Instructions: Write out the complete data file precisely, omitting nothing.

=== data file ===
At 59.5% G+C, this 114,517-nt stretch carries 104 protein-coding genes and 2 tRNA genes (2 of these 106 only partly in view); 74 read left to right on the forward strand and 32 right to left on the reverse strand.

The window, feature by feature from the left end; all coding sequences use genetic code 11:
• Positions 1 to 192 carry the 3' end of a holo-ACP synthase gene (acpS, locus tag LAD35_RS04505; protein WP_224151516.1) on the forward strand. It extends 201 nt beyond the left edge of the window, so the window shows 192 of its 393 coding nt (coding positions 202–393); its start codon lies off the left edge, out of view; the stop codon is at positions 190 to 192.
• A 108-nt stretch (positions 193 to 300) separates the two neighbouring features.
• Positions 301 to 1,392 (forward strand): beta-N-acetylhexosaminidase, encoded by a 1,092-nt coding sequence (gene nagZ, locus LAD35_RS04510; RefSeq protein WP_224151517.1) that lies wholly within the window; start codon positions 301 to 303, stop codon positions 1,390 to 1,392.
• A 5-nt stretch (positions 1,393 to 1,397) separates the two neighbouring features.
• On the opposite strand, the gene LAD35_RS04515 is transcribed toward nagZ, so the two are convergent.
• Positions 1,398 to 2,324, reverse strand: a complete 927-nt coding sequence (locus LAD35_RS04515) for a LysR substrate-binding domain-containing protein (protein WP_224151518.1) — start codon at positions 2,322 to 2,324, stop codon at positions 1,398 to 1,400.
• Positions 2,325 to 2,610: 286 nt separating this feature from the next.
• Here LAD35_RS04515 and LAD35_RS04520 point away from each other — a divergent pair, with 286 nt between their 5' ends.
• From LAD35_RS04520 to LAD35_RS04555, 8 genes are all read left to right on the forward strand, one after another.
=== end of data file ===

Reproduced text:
At 59.5% G+C, this 114,517-nt stretch carries 104 protein-coding genes and 2 tRNA genes (2 of these 106 only partly in view); 74 read left to right on the forward strand and 32 right to left on the reverse strand.

The window, feature by feature from the left end; all coding sequences use genetic code 11:
• Positions 1 to 192 carry the 3' end of a holo-ACP synthase gene (acpS, locus tag LAD35_RS04505; protein WP_224151516.1) on the forward strand. It extends 201 nt beyond the left edge of the window, so the window shows 192 of its 393 coding nt (coding positions 202–393); its start codon lies off the left edge, out of view; the stop codon is at positions 190 to 192.
• A 108-nt stretch (positions 193 to 300) separates the two neighbouring features.
• Positions 301 to 1,392 (forward strand): beta-N-acetylhexosaminidase, encoded by a 1,092-nt coding sequence (gene nagZ, locus LAD35_RS04510; RefSeq protein WP_224151517.1) that lies wholly within the window; start codon positions 301 to 303, stop codon positions 1,390 to 1,392.
• A 5-nt stretch (positions 1,393 to 1,397) separates the two neighbouring features.
• On the opposite strand, the gene LAD35_RS04515 is transcribed toward nagZ, so the two are convergent.
• Positions 1,398 to 2,324, reverse strand: a complete 927-nt coding sequence (locus LAD35_RS04515) for a LysR substrate-binding domain-containing protein (protein WP_224151518.1) — start codon at positions 2,322 to 2,324, stop codon at positions 1,398 to 1,400.
• Positions 2,325 to 2,610: 286 nt separating this feature from the next.
• Here LAD35_RS04515 and LAD35_RS04520 point away from each other — a divergent pair, with 286 nt between their 5' ends.
• From LAD35_RS04520 to LAD35_RS04555, 8 genes are all read left to right on the forward strand, one after another.